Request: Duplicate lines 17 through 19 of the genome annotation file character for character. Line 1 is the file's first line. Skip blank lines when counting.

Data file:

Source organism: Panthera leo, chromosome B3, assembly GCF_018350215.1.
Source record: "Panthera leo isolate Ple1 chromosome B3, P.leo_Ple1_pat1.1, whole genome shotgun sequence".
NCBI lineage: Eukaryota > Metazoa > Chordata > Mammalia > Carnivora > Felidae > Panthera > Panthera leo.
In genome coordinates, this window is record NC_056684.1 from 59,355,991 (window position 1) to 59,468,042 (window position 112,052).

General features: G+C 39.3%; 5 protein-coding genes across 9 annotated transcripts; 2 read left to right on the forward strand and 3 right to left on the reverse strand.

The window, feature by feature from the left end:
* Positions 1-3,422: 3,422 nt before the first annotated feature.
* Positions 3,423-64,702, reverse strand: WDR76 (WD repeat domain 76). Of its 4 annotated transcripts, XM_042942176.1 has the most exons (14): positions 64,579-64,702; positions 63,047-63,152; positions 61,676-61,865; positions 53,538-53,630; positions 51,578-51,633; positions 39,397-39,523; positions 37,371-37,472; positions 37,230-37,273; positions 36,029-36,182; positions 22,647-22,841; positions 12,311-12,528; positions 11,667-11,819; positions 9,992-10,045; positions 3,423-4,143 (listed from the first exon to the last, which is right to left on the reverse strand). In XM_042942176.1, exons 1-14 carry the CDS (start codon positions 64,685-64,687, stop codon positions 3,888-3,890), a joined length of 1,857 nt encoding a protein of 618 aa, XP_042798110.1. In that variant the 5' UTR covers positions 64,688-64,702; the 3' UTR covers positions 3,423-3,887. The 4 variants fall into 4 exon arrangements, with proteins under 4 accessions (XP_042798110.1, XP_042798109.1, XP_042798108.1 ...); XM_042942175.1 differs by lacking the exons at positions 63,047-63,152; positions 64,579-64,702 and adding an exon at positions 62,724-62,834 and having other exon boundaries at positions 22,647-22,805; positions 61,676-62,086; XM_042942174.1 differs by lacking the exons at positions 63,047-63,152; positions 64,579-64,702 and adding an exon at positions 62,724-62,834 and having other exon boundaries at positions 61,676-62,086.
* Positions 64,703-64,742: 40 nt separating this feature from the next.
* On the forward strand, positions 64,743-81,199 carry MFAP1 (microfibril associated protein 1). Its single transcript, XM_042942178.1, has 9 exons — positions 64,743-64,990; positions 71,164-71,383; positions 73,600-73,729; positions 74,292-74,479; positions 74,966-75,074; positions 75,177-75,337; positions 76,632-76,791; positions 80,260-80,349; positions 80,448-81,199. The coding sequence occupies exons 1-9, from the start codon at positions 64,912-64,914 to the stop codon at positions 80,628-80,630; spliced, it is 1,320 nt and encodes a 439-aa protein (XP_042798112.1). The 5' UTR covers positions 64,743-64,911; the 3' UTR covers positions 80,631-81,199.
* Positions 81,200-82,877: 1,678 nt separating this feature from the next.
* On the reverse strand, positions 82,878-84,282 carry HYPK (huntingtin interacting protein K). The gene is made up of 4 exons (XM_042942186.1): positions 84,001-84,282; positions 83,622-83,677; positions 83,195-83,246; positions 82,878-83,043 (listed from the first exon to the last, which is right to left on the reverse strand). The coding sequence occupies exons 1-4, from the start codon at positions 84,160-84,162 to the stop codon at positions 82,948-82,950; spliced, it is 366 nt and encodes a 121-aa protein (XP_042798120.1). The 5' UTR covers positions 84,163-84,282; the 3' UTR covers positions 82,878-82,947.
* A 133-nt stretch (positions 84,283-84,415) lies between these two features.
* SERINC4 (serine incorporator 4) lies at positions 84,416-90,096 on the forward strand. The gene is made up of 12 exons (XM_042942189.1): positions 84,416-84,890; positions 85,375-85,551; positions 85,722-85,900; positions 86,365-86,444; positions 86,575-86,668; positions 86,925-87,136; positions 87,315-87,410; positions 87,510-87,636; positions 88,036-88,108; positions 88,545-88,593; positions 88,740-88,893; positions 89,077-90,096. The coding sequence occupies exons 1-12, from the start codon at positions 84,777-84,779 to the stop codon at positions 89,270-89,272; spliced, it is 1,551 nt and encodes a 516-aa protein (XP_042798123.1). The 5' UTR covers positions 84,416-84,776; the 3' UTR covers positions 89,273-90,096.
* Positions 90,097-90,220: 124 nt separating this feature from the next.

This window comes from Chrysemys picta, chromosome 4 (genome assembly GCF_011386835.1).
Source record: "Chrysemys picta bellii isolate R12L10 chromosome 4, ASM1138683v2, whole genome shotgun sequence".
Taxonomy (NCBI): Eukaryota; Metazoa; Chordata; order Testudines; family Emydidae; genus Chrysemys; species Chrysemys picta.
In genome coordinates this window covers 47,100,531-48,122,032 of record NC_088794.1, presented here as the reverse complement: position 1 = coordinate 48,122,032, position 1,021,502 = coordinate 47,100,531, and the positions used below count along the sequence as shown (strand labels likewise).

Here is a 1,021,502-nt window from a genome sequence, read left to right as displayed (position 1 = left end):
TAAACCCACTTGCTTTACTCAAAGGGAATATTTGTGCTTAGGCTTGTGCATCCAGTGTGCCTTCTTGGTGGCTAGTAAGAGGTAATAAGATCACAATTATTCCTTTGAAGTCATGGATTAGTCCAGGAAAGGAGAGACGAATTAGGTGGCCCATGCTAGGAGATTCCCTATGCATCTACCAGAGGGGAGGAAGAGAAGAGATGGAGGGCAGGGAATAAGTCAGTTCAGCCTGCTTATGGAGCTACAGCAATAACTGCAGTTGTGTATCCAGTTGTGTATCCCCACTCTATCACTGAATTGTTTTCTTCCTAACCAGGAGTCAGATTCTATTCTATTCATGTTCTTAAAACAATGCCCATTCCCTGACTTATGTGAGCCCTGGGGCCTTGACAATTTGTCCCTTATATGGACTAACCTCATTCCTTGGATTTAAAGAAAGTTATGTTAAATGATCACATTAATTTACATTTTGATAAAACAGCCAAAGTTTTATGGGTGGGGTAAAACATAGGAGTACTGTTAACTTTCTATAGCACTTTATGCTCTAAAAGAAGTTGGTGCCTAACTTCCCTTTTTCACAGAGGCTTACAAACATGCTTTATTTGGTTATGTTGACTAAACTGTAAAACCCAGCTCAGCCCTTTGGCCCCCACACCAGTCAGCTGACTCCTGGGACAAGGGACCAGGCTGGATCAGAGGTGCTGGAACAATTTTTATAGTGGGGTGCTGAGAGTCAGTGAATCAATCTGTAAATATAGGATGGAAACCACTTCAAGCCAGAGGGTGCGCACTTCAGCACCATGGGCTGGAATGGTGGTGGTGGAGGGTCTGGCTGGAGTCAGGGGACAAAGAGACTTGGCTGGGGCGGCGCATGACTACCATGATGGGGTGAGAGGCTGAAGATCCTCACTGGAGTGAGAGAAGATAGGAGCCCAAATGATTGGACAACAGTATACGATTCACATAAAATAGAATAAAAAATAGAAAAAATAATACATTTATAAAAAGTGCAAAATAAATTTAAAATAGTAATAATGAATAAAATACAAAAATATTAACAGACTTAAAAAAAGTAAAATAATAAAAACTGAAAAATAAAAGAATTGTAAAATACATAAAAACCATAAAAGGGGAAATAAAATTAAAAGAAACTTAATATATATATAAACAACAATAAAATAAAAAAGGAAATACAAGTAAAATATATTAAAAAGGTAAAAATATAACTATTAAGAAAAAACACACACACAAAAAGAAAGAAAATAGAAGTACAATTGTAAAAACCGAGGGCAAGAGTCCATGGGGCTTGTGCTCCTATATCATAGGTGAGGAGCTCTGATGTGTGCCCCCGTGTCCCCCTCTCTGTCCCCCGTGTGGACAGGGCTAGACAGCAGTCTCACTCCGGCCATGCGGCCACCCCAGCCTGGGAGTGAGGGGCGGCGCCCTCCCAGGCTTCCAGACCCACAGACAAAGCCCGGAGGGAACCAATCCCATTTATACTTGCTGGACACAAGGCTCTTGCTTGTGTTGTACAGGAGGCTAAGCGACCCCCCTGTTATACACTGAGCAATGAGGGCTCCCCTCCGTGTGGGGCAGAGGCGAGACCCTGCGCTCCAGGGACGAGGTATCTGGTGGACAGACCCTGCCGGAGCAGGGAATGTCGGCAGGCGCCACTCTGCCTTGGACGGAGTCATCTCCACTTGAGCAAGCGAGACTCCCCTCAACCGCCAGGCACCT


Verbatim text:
Source record: "Chrysemys picta bellii isolate R12L10 chromosome 4, ASM1138683v2, whole genome shotgun sequence".
Taxonomy (NCBI): Eukaryota; Metazoa; Chordata; order Testudines; family Emydidae; genus Chrysemys; species Chrysemys picta.
In genome coordinates this window covers 47,100,531-48,122,032 of record NC_088794.1, presented here as the reverse complement: position 1 = coordinate 48,122,032, position 1,021,502 = coordinate 47,100,531, and the positions used below count along the sequence as shown (strand labels likewise).